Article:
What Is the Opinion in Li V. State of Oregon?
The summary of the court's opinion is as follows:

"In summary, we conclude as follows. First, since the effective date of Measure 36, marriage in Oregon has been limited under the Oregon Constitution to opposite-sex couples. Second, Oregon statutory law in existence before the effective date of Measure 36 also limited, and continues to limit, the right to obtain marriage licenses to opposite-sex couples. Third, marriage licenses issued to same-sex couples in Multnomah County before that date were issued without authority and were void at the time that they were issued, and we therefore need not consider the independent effect, if any, of Measure 36 on those marriage licenses. In short, none of plaintiffs' claims properly before the court is well taken. Finally, the abstract question whether ORS chapter 106 confers marriage benefits in violation of Article I, section 20, of the Oregon Constitution is not properly before the court. The case is remanded to the trial court for dismissal."

What does the ruling mean?
First, the court has NOT ruled on the fundamental constitutional question in the case which is whether the Oregon Constitution requires equal protections for the relationships of same-sex couples via a civil union. The court left the option open for the legislature to address or for a separate lawsuit seeking marriage-type benefits for same sex couples. BRO and the ACLU had originally sought marriage as the only acceptable remedy in the case, but after the passage of Measure 36 suggested that civil unions would be an appropriate remedy in light of the amendment. However in today’s decision, the Court reasoned that, since we had initially asked for marriage, it would be procedurally improper to rule on the issue of civil unions.

Second, the court ruled that Multnomah County did not have the authority to grant the more than 3,000 marriage licenses issued to same-sex couples last year and determined that they were void when issued.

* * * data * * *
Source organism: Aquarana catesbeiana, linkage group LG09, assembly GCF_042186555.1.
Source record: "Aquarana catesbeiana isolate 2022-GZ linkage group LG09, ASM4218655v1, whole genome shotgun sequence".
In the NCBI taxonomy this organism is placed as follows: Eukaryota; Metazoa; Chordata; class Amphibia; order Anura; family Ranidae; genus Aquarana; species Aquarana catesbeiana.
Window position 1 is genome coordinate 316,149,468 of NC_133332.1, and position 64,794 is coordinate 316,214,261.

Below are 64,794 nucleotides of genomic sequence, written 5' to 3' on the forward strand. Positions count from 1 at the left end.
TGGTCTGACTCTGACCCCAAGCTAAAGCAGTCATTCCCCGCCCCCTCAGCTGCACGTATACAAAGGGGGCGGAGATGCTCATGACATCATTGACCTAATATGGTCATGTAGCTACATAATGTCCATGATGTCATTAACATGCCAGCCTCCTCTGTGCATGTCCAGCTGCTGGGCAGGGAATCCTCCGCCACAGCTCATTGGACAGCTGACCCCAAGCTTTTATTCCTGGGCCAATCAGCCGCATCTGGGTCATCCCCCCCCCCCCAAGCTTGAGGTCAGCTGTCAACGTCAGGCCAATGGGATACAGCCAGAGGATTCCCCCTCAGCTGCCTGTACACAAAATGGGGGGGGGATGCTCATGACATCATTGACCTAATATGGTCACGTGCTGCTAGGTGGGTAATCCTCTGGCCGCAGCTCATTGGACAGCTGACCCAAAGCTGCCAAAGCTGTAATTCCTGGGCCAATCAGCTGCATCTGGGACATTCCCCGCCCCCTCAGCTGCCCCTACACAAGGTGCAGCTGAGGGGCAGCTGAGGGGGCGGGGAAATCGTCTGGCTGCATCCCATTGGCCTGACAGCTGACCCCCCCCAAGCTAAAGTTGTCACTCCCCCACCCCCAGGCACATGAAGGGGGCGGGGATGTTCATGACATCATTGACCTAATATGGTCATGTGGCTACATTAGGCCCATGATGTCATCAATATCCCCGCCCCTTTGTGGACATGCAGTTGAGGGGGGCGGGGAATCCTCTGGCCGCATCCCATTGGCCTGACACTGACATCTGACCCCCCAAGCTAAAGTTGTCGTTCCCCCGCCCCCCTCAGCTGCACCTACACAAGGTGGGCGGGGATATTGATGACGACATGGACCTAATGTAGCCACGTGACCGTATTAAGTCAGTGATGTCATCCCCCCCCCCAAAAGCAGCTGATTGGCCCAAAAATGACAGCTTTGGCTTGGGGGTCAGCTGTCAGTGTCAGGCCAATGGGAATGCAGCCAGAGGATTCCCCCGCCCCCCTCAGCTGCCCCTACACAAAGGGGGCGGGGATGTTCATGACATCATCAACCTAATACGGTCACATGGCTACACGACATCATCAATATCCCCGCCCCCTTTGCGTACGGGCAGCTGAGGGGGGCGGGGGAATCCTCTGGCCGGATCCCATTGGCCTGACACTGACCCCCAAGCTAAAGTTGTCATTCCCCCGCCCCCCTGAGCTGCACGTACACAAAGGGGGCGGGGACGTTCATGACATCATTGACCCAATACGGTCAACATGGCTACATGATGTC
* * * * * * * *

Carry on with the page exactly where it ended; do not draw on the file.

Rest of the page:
What will Multnomah County do with the license fees paid by same-sex couples?
Multnomah County will issue refunds of the $60 license fee to all same-sex couples who applied for a license last year. The checks will be mailed to the couple’s home address.

Is there any way to appeal the court’s decision?
No. The Oregon Supreme Court is the final authority in the State of Oregon. The only option for challenging state Supreme Court decisions is to file a lawsuit in federal court. This court, however, is not expected to be friendly to us on this issue and, with the current Administration is likely to become even more conservative. A federal challenge could also ignite motivation for the US Congress to pass a federal constitutional amendment banning same-sex marriage, which would put an end to progress on this issue indefinitely and end any discussion regarding gay rights issues at the federal, state and local levels for a long time to come. As other states begin to weigh in on this issue, it will become more apparent as to how the states will collectively proceed along with the support of national LGBT organizations. In the meantime, Basic Rights Oregon will continue to focus its efforts on maintaininga dvancing equality for all Oregonians within this state in the legislature, courts and community level.

Has a lawsuit been filed to challenge Ballot Measure 36?
Basic Rights Oregon attorneys filed a lawsuit Monday, January 31 challenging the constitutionality of Measure 36, a constitutional ban on same-sex marriage approved by Oregon voters on November 2, 2004. The legal challenge, filed in Marion County Court, is based primarily on a two-part argument. The first claim asserts that Measure 36 revises, rather than amends, the Oregon Constitution by violating the fundamental principles of liberty and justice on which the Constitution is based, by changing the allocation of power among the branches of government because it restricts the role of the courts in interpreting the constitution and by imposing a policy on local governments. Secondly, while Measure 36 contains only one sentence, the addition of this provision to the Oregon Constitution creates multiple changes that should have been proposed as separate amendments. Because these multiple amendments and fundamental changes were all included under the umbrella of Measure 36, the measure violates constitutional provisions which require that voters must approve separate amendments with separate votes. Currently, the Marion County Court is reviewing the legal challenge and the timeline for this case could take a couple of years. To read more about the Martinez V. Kulongoski case, click here: http://www.basicrights.org/news/newsitem.asp?ID=108